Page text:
James R. Schlesinger, the hawkish and sometimes overbearingly erudite conservative whose controversial Washington career included serving as U.S. secretary of Defense under Presidents Richard Nixon and Gerald Ford before becoming the nation’s first Energy chief in Jimmy Carter’s administration, died Thursday at a Baltimore hospital where he was being treated for pneumonia. He was 85.
His death was confirmed by his daughter, Ann Schlesinger.
A Harvard University-trained economist, Schlesinger built an impressive resume of government service, beginning with his appointment as assistant director of the Office of Management and Budget after Nixon’s presidential victory in 1968. In that post he began to mold a reputation for making unpopular decisions with his successful push to cut $6 billion from the defense budget.
Later, after assuming the top job at the Pentagon in 1973, he became a forceful advocate for boosting defense spending in the post-Vietnam War period. He also became known as a perceptive nuclear strategist who helped shift the Nixon administration’s thinking on nuclear weapons, advocating a flexible response of limited strikes to replace the deterrence policy of mutually assured destruction while maintaining the capability of U.S. conventional forces.
“James Schlesinger was the ideal hawk to exploit the new weaponry developed under a decade of mutually assured destruction,” Michio Kaku and Daniel Axelrod wrote in “To Win a Nuclear War” (1987). “Nixon grudgingly acknowledged the man’s command and grasp of nuclear strategy.”
Under Nixon, Schlesinger also served as chair of the Atomic Energy Commission and director of the Central Intelligence Agency, but in all his various roles his personality was frequently an issue. At an early meeting in the Oval Office, his typically blunt manner so alienated the president that Nixon said: “I don’t want to see that guy in my office again.”
He remained in Ford’s cabinet after Nixon’s resignation in 1974 but disagreements with the president and Secretary of State Henry Kissinger led to his ouster in the “Halloween massacre” of November 1975.
“His aloof, frequently arrogant manner put me off,” Ford said of Schlesinger in the biography “Kissinger” (1992) by Walter Isaacson. “I could never be sure he was leveling with me.”
During a more than two-year tenure as Defense secretary, Schlesinger confronted numerous crises. He oversaw the airlifting of supplies to Israel in the 1973 Yom Kippur War; U.S. policy on the 1974 Turkish invasion of Cyprus; the helicopter evacuation of the last Americans from Saigon as North Vietnamese troops overran the city in 1975; and the rescue of the crew aboard the U.S.-registered Mayaguez freighter captured by Cambodia’s Khmer Rouge, which led to the deaths of 41 U.S. military personnel.
He fell from favor for impeding the efforts of Ford and Kissinger to secure a strategic arms-control agreement with the Soviet Union and for his uncompromising dealings with Congress over the Pentagon budget. He was replaced by Donald Rumsfeld, who at age 43 was the youngest person to serve as Defense secretary.
Schlesinger, whom Kissinger once described as “my equal” intellectually, returned to government in 1976 after supporting Carter’s presidential bid. He served as the nation’s “energy czar” before heading the Energy Department created during the Carter administration.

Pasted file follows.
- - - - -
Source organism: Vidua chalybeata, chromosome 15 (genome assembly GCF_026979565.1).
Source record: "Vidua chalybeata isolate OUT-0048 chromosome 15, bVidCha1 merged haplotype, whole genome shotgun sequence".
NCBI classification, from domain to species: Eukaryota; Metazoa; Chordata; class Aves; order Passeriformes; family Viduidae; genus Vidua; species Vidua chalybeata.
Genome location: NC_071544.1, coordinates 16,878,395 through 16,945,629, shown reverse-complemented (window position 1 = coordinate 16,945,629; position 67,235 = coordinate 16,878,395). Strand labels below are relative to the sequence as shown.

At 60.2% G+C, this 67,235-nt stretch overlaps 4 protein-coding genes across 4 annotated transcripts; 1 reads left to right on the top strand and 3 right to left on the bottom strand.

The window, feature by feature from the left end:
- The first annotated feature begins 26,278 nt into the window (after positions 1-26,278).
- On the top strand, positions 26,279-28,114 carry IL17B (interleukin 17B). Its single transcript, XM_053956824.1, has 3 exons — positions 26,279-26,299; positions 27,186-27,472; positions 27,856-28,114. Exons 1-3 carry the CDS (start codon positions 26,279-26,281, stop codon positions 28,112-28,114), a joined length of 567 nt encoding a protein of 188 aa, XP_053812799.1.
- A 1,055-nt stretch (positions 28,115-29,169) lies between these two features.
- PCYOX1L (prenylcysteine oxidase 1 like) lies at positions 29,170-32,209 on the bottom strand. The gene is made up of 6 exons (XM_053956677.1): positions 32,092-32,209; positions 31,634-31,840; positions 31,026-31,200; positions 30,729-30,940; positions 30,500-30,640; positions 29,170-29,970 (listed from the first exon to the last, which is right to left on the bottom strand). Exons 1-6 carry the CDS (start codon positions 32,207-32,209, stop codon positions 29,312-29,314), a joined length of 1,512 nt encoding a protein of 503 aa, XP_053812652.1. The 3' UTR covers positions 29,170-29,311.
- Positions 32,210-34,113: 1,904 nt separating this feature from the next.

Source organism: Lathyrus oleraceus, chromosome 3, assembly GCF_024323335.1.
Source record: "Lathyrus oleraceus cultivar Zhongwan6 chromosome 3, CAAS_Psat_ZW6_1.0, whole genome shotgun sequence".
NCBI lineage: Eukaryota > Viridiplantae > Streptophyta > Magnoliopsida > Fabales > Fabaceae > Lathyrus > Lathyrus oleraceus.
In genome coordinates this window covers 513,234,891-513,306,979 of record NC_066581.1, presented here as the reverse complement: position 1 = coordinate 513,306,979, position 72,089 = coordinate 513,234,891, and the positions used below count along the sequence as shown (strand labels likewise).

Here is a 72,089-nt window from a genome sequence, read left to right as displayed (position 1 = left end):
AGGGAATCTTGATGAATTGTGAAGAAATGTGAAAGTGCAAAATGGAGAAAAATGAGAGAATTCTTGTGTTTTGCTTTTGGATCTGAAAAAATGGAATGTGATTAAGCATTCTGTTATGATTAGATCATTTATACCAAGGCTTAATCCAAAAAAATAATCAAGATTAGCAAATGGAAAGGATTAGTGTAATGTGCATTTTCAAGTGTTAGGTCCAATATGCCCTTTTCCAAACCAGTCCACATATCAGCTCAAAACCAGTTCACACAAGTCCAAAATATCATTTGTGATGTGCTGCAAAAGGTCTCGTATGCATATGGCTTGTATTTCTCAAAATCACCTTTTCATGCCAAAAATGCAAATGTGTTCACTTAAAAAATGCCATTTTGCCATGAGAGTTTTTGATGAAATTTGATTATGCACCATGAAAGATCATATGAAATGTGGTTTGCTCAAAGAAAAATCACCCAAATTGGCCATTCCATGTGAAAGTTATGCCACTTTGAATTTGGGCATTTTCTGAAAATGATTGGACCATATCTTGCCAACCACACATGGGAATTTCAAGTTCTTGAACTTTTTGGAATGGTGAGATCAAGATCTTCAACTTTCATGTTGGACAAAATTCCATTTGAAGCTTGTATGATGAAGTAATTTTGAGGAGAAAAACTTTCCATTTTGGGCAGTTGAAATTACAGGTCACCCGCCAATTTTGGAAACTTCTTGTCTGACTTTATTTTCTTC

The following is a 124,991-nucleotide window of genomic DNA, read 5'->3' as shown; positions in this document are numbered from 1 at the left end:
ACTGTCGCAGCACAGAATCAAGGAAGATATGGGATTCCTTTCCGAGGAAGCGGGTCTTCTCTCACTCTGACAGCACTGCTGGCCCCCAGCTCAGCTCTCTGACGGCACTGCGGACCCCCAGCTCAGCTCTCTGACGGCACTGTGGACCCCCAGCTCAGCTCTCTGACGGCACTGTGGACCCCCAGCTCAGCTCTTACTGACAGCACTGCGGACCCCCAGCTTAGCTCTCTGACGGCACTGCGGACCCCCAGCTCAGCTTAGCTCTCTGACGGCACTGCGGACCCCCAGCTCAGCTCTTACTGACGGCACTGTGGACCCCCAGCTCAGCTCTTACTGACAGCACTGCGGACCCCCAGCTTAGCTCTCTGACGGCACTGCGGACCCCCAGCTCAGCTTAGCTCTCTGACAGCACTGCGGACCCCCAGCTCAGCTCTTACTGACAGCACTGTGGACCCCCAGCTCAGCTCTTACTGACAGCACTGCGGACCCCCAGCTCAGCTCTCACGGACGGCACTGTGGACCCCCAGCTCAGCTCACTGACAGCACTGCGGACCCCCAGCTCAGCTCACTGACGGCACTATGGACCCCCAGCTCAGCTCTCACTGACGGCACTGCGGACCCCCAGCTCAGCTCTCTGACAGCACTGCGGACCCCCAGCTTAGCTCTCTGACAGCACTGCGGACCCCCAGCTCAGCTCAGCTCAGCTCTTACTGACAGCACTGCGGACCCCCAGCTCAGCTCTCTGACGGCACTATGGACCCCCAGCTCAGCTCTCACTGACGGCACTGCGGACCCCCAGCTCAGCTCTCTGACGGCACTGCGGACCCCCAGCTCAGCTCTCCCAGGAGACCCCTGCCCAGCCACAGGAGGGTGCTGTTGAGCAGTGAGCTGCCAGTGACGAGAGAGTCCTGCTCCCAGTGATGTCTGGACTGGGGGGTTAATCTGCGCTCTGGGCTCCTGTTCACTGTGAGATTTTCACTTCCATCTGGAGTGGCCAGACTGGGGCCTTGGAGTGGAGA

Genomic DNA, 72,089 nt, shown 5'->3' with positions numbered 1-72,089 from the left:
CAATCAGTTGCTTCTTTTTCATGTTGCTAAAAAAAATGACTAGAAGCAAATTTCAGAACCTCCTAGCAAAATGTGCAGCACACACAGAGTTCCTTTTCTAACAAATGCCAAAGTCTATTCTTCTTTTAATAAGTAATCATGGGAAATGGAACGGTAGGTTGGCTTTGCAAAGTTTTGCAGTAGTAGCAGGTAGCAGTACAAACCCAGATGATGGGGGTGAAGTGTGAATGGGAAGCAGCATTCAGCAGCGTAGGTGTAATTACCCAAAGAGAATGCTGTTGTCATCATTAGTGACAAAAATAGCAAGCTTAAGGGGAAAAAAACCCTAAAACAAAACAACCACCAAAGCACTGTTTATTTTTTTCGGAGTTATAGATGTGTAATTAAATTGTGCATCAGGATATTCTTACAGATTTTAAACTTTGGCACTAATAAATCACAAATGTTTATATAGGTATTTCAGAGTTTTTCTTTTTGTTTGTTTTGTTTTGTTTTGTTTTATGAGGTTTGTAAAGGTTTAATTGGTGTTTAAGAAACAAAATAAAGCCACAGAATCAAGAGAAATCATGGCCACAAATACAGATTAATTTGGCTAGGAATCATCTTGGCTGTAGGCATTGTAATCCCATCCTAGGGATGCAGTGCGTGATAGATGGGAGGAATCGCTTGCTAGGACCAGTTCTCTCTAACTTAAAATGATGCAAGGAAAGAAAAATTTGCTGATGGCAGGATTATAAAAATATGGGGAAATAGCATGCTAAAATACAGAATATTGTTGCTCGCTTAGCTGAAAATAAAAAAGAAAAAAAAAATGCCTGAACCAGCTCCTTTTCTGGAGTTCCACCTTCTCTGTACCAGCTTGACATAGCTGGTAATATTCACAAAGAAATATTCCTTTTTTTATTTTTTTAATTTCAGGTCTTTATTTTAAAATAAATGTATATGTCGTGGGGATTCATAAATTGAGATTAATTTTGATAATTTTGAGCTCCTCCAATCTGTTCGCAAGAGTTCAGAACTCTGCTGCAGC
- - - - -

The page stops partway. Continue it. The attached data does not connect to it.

Charged with coordinating several federal agencies under one umbrella during the oil crisis of the 1970s, when Arab nations embargoed the delivery of petroleum to the U.S. and other countries, he became a symbol of Carter’s failed energy policy as gas lines grew and prices soared. In 1979 Schlesinger was forced out in a cabinet reorganization.
James Rodney Schlesinger was born on Feb. 15, 1929, in New York to Julius and Rhea Schlesinger. Although raised in a Jewish family, he converted to the Lutheran faith while a student at Harvard, where he earned a bachelor’s degree in 1950, a master’s in 1952 and a doctorate in 1956.
Schlesinger taught economics at the University of Virginia in Charlottesville, Va., for eight years until 1963. He then moved to the Rand Corp. and was director of strategic studies there until 1969, when he joined the Nixon administration.
At the CIA, he was angered to learn the spy agency had lent support to ex-agents E. Howard Hunt and James McCord, who were convicted of burglary in the Watergate break-in. He ordered disclosure of all violations of the CIA charter barring domestic operations, resulting in nearly 700 pages of memos about spying on Americans.
In his earlier stint at the Atomic Energy Commission, he brought his wife and two of his daughters to Amchitka Island in the Aleutians to observe a 1971 nuclear-bomb test and prove to critics that it could be conducted without harm to people or the environment.
An avid bird-watcher, he considered himself an environmentalist, although he had many critics with a sharply different view of him. At a Washington rally against his advocacy of nuclear power after the Three Mile Island disaster in 1979, activist Jane Fonda told the crowd: “Putting Schlesinger in charge of nuclear power is like putting Dracula in charge of a blood bank.” Schlesinger later countered that she and the other protesters were “the same people who were for Ho Chi Minh.”
His wife, the former Rachel Mellinger, died in 1995. He is survived by eight children and 11 grandchildren.